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Program Phasing Older California Kids Into Kindergarten Classes Being Evaluated

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A teacher reads a story to kindergarten students. (John MacDougall/AFP/Getty Images)

A teacher reads a story to kindergarten students. (John MacDougall/AFP/Getty Images)

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Anna started her broadcasting career at KCBS in 1994, a few mont...
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SAN FRANCISCO (KCBS)— It used to be a child could start Kindergarten in the state of California if they turned five by December 2nd, but this marked the first year of a gradual rollback to September 1st to make sure kids are older when entering school.

As many as 40,000 schoool children are eligible for the changes. For children impacted by the date change, districts were also required to start transitional kindergarten.

Now an evaluation by the American Institutes of Research is underway as to the impact of the age change.

Former State Senator and current Santa Clara County Supervisor Joe Simitian authored the legislation and looks forward to data on the outcomes.

“How many youngsters are being held back? On a national level we see about 18 percent of youngsters K through 3rd held back a year. That ought to go down if we’re doing the job right with transitional kindergarten and if that older starting rate makes the difference that I think it will,” Simitian said.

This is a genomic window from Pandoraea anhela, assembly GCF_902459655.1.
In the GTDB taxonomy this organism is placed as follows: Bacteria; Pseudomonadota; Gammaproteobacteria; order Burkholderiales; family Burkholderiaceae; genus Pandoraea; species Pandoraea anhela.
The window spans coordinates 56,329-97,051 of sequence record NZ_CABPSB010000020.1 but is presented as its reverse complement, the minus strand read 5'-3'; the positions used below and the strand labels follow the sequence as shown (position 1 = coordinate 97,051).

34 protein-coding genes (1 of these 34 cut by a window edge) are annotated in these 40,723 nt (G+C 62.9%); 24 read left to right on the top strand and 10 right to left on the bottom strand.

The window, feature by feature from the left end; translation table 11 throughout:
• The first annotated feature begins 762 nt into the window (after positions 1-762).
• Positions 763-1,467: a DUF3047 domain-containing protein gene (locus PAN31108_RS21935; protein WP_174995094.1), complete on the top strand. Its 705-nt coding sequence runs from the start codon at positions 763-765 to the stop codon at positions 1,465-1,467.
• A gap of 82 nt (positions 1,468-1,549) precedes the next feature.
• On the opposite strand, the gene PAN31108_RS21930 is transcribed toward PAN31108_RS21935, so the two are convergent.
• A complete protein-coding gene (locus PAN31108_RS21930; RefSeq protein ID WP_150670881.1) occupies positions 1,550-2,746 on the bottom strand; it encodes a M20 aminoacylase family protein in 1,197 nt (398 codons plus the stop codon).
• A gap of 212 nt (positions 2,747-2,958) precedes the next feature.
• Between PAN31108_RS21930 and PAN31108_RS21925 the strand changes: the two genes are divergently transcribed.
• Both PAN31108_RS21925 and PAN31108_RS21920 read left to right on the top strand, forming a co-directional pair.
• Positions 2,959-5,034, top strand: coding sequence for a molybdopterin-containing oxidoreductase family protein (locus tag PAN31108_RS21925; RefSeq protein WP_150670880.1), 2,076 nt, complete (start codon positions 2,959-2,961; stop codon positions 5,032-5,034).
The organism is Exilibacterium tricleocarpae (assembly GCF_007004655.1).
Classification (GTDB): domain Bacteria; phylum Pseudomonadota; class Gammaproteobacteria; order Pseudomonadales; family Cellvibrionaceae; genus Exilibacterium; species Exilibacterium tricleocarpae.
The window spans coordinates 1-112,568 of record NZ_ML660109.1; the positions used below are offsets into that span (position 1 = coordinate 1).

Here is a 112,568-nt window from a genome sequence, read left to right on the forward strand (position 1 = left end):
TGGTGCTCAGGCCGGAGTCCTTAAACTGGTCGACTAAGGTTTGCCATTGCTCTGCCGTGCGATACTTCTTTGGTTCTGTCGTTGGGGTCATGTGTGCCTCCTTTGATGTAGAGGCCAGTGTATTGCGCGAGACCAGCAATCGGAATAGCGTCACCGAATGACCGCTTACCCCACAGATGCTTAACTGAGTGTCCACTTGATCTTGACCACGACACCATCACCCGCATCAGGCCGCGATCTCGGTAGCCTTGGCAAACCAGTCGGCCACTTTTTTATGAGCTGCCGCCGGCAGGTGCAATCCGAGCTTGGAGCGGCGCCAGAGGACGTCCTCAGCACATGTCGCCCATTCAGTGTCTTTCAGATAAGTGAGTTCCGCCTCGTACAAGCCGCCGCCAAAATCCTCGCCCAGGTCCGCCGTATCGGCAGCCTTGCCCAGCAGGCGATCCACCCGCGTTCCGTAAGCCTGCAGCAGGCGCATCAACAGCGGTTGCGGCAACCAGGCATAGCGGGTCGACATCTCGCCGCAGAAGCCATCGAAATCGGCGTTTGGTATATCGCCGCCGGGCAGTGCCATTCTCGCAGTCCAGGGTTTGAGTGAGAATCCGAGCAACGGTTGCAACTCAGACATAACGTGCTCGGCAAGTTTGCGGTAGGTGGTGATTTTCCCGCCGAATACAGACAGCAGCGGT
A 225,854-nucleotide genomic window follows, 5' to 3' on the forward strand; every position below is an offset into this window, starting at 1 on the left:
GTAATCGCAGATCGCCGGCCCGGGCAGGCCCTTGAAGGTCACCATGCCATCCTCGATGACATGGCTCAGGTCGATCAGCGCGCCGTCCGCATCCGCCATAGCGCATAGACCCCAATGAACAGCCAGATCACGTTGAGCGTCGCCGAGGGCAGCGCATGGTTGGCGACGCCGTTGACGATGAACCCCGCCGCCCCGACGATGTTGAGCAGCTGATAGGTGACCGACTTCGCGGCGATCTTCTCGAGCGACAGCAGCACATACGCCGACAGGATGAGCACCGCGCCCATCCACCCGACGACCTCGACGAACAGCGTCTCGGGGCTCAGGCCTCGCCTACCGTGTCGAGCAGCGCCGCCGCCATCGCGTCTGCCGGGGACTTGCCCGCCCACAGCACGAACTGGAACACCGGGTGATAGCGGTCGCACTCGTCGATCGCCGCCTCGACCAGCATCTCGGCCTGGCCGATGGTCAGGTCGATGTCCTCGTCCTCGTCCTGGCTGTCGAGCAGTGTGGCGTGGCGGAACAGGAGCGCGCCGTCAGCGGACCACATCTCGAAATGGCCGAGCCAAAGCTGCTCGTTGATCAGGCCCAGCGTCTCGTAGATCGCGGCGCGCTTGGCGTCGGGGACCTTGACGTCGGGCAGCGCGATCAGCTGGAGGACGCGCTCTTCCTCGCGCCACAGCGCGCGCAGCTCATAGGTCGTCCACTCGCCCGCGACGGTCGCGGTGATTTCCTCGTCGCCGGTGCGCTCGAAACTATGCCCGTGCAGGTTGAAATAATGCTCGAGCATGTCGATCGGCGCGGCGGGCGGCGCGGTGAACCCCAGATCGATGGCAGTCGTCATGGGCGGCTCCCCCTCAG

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Simitian also believes fewer children will be found to have needed remedial help or to have been unnecessarily placed in special education.

“Kindergarten used to be the get ready year for real school and over the years as it’s gotten more rigorous; we discover K is real school,” he said.

Simitian said the program is being phased in over three years in order to match other states’ age levels.

(Copyright 2013 by CBS San Francisco. All Rights Reserved. This material may not be published, broadcast, rewritten, or redistributed.)

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